Small cars such as American Bantam never made it big in prewar America, but that didn't stop people from pushing them. Among the more energetic proponents was Roy S. Evans, who took over the moribund American Austin Car Company in 1935 with hopes of succeeding where Sir Herbert Austin had failed.
Evans' hopes were tempered by the Depression, which still seemed endless, and Austin's formidable debts: $75,000 in back taxes and interest, plus a $150,000 property mortgage to the Pullman Standard Company. But the federal court overseeing American Austin's bankruptcy felt Evans might salvage things, and gave him the place for only $5000 cash -- a mere 1/2000th of its appraised value. Evans secured a $250,000 loan from the Reconstruction Finance Corporation, then hired the necessary talent to help him create a new car called American Bantam.
Like American Austin, the Bantam was styled by the artistic Alexis de Sakhnoffsky, who conjured a new front with a smooth hood and rounded grille, plus reworked fenders and rear deck. His bill was only $300, and Evans was able to retool the entire line for a mere $7,000.
Indy race-car builder Harry Miller was hired to improve mechanicals, but lack of funds confined him to a redesigned manifold. Butler's own engineers replaced the Austin's expensive roller bearings with cheap babbitt bearings, and added full-pressure lubrication, a new three-speed transmission, Hotchkiss final drive, and Ross cam-and-lever steering. They also devised a heavier frame. Engine size was unchanged, but three main bearings were used instead of two after 1939. Wheel diameter shrank from 18 to 16 inches for 1937 and to 15 inches for 1938.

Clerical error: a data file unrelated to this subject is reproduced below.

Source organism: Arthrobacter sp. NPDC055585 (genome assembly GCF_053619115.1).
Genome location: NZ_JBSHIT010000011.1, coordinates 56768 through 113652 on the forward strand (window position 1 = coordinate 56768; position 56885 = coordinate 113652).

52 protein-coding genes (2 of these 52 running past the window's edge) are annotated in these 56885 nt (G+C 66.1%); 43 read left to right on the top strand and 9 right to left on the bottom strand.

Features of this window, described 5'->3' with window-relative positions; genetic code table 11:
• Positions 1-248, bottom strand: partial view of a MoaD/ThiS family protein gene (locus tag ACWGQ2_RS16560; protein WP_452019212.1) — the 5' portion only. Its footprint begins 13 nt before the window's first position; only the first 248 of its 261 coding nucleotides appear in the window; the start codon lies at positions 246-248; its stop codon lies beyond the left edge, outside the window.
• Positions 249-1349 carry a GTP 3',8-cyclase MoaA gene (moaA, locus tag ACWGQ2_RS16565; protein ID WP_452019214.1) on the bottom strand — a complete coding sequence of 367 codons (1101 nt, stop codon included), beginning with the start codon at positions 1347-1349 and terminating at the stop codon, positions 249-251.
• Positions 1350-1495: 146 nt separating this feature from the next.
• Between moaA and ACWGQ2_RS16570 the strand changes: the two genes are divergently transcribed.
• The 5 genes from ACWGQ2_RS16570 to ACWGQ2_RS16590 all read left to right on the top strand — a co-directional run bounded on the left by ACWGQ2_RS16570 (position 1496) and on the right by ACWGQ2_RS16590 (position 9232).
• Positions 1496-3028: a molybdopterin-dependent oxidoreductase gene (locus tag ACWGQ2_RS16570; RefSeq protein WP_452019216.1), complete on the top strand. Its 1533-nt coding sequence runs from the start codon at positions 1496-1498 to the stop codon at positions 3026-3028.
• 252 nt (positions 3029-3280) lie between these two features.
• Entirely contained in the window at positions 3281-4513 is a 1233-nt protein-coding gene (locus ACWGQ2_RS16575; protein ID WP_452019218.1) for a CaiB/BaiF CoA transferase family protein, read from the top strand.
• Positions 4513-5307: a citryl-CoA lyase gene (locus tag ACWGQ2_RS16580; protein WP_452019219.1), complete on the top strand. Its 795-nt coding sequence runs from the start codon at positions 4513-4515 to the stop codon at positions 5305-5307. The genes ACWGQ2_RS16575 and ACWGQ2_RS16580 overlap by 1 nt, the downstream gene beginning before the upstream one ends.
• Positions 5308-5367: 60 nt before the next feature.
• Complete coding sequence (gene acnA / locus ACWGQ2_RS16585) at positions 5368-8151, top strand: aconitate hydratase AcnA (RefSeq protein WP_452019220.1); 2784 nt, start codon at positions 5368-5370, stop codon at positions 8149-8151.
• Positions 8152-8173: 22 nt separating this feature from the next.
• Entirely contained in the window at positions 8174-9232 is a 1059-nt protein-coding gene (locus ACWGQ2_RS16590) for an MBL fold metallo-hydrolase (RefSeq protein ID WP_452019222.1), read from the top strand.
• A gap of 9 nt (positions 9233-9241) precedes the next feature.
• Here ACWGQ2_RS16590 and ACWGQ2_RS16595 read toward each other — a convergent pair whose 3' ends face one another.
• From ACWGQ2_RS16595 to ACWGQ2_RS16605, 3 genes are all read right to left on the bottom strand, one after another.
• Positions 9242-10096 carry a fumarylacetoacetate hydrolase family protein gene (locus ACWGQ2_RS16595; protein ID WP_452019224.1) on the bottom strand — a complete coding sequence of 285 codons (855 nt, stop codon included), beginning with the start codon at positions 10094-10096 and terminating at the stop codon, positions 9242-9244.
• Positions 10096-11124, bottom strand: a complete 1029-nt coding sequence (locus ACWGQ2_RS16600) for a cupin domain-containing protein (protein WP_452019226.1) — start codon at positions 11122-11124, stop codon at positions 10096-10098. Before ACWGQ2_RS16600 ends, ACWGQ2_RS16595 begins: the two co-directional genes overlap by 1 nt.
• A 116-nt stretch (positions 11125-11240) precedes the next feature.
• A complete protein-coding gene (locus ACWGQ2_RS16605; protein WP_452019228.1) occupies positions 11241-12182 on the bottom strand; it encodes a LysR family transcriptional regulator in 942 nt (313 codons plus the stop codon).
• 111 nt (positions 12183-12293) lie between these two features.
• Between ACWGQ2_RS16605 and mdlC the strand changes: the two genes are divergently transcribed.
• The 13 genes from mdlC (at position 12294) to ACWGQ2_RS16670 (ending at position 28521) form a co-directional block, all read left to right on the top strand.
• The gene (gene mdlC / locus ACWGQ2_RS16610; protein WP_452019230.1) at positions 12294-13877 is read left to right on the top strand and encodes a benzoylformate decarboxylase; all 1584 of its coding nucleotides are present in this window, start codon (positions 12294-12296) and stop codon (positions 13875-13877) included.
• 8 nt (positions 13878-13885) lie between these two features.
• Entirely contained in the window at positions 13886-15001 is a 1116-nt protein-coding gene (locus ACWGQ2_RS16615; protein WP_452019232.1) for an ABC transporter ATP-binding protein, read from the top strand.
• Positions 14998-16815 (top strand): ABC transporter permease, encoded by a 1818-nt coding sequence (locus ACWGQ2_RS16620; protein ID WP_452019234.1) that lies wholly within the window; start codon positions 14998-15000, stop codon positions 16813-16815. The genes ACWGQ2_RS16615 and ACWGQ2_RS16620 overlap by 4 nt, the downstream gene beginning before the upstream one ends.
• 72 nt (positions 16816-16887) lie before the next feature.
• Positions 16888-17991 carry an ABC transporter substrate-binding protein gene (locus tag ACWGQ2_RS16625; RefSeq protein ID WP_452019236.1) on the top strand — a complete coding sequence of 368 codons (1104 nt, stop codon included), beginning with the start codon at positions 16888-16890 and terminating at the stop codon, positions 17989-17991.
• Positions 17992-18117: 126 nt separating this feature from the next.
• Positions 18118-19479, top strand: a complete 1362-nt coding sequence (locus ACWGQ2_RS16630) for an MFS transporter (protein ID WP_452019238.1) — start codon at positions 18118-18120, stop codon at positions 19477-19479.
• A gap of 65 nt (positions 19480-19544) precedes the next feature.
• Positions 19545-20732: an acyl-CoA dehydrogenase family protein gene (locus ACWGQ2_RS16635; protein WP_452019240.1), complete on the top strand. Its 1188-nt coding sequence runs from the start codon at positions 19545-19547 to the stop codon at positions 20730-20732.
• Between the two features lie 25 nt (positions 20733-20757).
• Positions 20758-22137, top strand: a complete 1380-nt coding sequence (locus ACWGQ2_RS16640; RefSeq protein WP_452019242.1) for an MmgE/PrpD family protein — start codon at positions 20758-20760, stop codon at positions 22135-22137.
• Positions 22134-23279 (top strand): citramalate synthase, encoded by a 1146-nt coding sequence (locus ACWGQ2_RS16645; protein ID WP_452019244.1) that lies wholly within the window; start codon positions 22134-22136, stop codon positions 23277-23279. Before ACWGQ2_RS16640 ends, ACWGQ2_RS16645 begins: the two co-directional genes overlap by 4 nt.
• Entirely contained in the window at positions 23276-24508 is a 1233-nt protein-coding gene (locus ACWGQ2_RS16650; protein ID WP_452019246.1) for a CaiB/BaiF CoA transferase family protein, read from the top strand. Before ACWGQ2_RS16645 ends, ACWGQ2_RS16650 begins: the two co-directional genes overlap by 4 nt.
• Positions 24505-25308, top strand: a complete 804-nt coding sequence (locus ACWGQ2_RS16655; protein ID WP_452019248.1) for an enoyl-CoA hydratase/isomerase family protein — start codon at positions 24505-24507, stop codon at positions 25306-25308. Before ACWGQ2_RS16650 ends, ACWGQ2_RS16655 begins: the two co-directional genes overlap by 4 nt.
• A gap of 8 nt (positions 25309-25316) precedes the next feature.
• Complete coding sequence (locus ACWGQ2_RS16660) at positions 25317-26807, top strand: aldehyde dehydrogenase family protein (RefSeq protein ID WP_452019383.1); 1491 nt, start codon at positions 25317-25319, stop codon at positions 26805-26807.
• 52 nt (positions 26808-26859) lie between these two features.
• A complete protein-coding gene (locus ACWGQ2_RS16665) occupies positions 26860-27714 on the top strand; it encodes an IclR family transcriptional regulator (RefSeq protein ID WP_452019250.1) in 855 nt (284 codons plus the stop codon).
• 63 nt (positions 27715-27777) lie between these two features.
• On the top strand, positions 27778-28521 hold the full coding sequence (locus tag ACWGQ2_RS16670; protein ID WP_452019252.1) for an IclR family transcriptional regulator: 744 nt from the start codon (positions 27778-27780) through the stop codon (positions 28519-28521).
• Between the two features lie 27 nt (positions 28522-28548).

The debut 1936 Bantam line comprised a roadster and five coupes in the $295-$385 range. Two roadsters and three coupes were listed for '37 at somewhat higher prices ($385-$492). Several new models arrived for 1938, including a Speedster with pretty "Duesenberg sweep" side panels, and the novel Boulevard Delivery with a rear half-roof. For 1939 came a smart Riviera convertible, designed by the young Alex Tremulis, who later recalled that it could cruise at 75-80 mph and average 42.5 mpg -- a rather questionable claim.
Bantam production continued into 1941, but not even the dynamic Evans could convince Americans of the value in his tiny package. Output was about 2000 units in 1938, just 1229 the following year, under 1000 in 1940-41, then none.
The firm found temporary salvation by winning a contract to design what became the World War II Army Jeep. Bantam built the first prototype, but the army was concerned about its ability to produce Jeeps in the quantities needed. Ford and Willys were supplied with Bantam's blueprints and asked to submit their own versions. Bantam received contracts for only 2,643 units, while Ford and Willys built more than 600,000 during the war. Bantam did get a contract to build two-wheel Jeeptrailers. The company produced utility trailers until 1956.